Within this framework, it could be asserted that the regulatory power of the CBRT should not be implemented, nor understood, in a way undermining the "liberty of contract" principle and persons' "right to property", although CBRT has competence for regulation and supervision of activities of payment institutions and electronic money institutions. Also, given the decentralized nature of peer-to-peer blockchain transactions enforcement of a prohibition of crypto asset transfers realized for the purposes of a payment may bring further challenges. Therefore, Article 3/2 should be interpreted as a prohibition on use of crypto assets as a payment instrument, merely where such instruments are explicitly defined in applicable laws or regulations.

  1. Services regarding the direct or indirect use of crypto assets in payments cannot be provided (Article 3/3),

In accordance with Article 3 of the Payment Services Law, the following entities qualify as payment service providers: (i) banks, (ii) electronic money institutions, (iii) payment institutions, and (iv) Turkish Postal and Telegraph Corporation (Posta ve Telgraf Teşkilatı A.Ş.). Accordingly, the institutions and organizations enumerated above cannot provide services for the direct or indirect use of crypto assets in payments, subject to the scope of "payments" we presented above in section 2(i).

  1. Payment service providers cannot develop business models in a way that crypto assets are directly or indirectly used for provision of payment services and electronic money issuing, nor can they provide any services related to such business models (Article 4/1),

This article could be identified as elaboration of Article 3/3. While Article 3/3 prohibits usage of crypto assets within payment services as a principle, this article introduces a broader scope of not "developing business models that crypto assets are directly or indirectly used for provision of payment services and electronic money issuing". The term 'used' in the text could be understood as spending, debiting or crediting of crypto assets.

Within this respect, in order to prevent evasions of Article 3/3, we believe the prohibition under this article covers broad cases such as but not limited to where crypto assets are used as an infrastructure or collateral assets for realization of a payment, payments are realized with cards linked with crypto asset wallets, a payment is initiated from a crypto asset account even if its recipient would receive the paid funds in a fiat currency or a payment initiated from a non-crypto asset account lands to its recipient as a crypto asset through instant conversion. Also, issuing a licensed e-money in exchange of crypto assets would be prohibited.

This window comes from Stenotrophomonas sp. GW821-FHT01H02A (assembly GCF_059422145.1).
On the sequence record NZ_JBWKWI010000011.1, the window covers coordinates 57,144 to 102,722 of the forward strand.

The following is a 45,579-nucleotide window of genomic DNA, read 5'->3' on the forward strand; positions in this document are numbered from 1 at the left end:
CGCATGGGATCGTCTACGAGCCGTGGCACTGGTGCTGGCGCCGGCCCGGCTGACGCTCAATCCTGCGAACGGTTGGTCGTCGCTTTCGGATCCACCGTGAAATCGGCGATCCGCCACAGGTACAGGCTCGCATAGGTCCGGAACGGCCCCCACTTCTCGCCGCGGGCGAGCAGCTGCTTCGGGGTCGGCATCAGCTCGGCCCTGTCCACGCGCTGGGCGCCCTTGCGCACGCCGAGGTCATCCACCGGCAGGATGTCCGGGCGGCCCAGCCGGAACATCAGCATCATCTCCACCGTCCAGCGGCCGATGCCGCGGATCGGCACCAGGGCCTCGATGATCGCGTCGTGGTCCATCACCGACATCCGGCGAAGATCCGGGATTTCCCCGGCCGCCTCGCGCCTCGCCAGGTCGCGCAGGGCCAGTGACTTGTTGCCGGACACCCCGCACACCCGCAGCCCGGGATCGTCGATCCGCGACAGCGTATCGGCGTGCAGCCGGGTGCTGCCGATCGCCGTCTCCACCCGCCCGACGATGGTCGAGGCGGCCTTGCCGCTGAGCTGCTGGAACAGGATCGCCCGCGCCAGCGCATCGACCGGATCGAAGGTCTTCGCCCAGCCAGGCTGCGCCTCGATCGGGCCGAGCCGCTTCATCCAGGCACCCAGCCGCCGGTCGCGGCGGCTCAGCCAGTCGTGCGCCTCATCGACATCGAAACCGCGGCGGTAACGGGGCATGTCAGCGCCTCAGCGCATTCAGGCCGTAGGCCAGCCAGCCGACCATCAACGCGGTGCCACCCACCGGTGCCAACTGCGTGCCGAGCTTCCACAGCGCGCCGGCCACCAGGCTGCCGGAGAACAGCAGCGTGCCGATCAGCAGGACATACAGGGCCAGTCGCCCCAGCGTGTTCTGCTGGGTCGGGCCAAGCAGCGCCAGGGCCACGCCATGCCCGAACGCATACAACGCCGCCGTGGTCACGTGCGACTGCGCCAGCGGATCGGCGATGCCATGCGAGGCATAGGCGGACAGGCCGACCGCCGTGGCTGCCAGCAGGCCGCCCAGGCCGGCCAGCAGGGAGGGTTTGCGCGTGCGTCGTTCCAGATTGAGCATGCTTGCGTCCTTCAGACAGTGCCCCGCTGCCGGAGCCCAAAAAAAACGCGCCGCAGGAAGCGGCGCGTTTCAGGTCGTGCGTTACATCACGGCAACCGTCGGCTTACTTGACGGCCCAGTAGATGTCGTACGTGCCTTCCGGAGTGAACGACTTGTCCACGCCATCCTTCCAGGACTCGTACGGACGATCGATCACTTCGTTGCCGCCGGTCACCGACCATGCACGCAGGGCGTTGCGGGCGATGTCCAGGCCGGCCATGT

Furthermore, we are of the opinion that the prohibition under this article would prevent banks, payment institutions and e-money institutions to directly sell or intermediate trading of crypto assets from their mobile or desktop online access points, nor they issue cards that instantly converts crypto assets to fiat currencies during payments.

  1. Payment and electronic money institutions are prohibited to intermediate fund transfers to and from Crypto Asset Service Providers.

Article 4/2 of the Regulation expressly forbids payment and e-money institutions to act as an intermediary for fund transfers from or to platforms that offer trading, custody, transfer, or issuance services for crypto assets. This article encompasses only payment and electronic money institutions. In other words, as of April 30, 2021, payment and electronic money institutions that are under the CBRT's license regime are prohibited for intermediating fund transfer in crypto asset service platforms and their users, i.e. providing payment services to and from crypto asset service platforms.

On the other hand, since Article 4/2 does not include the concept of "payment service providers", as Article 4/1 do; instead the article refers specifically to 'payment and e-money institutions', we understand that banks are not subject to this prohibition.